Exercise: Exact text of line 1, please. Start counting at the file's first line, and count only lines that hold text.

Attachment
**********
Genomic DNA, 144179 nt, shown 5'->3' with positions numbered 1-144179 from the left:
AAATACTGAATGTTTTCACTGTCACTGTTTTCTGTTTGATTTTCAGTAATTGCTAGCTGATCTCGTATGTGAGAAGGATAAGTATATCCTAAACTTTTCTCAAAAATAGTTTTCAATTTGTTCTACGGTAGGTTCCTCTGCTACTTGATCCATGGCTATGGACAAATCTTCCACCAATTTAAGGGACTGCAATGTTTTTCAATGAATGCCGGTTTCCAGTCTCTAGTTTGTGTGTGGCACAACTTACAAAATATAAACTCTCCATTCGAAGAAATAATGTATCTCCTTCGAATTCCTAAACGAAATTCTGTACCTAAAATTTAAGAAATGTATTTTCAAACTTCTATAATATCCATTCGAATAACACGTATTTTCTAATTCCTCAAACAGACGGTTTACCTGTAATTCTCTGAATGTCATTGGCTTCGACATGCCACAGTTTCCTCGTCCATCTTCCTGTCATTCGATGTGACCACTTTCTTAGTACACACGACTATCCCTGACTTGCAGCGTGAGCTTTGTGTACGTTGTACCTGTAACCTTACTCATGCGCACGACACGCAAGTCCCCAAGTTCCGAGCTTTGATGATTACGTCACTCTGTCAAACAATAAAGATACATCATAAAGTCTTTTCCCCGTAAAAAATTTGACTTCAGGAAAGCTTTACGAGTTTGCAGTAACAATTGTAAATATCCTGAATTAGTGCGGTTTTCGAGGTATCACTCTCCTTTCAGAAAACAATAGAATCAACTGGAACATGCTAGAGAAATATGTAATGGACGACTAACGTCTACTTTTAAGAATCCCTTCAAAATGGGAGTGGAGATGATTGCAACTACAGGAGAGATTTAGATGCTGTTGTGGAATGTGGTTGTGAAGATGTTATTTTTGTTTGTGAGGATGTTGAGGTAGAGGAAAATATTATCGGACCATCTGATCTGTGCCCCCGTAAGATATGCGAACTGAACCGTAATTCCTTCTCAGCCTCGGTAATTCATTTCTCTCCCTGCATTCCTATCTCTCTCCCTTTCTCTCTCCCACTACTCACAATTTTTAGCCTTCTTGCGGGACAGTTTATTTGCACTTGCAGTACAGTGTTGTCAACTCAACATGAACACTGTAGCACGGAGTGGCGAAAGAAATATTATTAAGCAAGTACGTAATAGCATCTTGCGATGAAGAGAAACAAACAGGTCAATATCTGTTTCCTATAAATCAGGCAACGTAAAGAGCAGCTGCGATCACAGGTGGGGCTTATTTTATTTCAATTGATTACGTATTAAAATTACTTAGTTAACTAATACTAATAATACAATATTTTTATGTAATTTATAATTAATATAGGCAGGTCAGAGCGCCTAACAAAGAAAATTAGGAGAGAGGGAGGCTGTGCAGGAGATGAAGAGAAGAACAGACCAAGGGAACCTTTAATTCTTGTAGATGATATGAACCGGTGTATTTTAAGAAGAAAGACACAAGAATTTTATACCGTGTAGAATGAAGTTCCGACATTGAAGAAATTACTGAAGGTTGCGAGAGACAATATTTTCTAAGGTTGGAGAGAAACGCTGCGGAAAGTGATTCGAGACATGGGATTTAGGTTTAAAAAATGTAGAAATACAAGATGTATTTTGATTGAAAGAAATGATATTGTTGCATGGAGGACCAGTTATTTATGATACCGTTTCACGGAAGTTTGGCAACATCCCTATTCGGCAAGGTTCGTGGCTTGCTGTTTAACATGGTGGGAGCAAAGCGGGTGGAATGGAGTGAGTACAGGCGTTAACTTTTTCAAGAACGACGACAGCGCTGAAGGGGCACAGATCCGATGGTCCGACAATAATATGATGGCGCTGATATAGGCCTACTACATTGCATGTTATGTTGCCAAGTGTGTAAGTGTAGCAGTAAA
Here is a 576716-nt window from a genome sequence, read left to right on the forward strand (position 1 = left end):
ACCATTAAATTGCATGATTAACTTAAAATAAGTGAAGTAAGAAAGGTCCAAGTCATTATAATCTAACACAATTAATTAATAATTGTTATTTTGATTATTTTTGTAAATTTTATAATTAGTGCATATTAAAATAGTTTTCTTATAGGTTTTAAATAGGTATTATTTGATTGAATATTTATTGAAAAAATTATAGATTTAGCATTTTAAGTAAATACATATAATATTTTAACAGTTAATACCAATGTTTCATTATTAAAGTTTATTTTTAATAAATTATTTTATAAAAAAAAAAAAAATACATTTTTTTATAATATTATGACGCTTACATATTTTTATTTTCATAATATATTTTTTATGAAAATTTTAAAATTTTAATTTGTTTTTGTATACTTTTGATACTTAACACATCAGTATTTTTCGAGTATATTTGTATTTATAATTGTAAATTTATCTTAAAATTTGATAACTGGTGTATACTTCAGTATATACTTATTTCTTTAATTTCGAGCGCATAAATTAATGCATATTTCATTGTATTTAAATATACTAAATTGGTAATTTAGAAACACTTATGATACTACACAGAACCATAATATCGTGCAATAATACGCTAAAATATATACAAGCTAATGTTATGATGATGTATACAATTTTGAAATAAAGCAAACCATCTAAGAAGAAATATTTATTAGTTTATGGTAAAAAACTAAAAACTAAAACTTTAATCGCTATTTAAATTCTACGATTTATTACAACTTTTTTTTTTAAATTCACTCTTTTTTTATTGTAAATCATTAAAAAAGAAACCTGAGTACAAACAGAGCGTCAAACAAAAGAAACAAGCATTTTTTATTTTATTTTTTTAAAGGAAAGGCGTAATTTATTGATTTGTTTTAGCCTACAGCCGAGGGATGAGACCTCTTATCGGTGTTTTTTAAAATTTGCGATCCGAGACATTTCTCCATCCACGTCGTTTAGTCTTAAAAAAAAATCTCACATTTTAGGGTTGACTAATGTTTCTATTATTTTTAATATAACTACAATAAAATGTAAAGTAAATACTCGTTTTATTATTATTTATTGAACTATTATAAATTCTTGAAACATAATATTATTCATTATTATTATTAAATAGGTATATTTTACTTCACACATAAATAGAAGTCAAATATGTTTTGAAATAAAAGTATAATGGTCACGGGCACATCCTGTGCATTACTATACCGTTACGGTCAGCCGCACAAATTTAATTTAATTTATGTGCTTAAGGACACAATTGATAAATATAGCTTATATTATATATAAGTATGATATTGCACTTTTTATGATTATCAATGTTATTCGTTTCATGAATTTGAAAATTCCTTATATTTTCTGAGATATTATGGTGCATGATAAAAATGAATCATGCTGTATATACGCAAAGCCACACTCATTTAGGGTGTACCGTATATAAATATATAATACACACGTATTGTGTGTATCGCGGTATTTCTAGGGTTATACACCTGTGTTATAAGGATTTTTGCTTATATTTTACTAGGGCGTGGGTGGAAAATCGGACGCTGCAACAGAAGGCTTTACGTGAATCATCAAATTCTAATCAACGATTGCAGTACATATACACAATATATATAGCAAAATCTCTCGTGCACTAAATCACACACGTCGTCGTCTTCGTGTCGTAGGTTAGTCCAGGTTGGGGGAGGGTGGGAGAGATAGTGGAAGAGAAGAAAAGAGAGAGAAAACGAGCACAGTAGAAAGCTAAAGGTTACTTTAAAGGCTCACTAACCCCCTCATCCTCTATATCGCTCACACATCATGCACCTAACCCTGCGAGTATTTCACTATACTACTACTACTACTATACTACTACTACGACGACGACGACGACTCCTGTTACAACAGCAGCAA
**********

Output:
Genomic DNA, 144179 nt, shown 5'->3' with positions numbered 1-144179 from the left: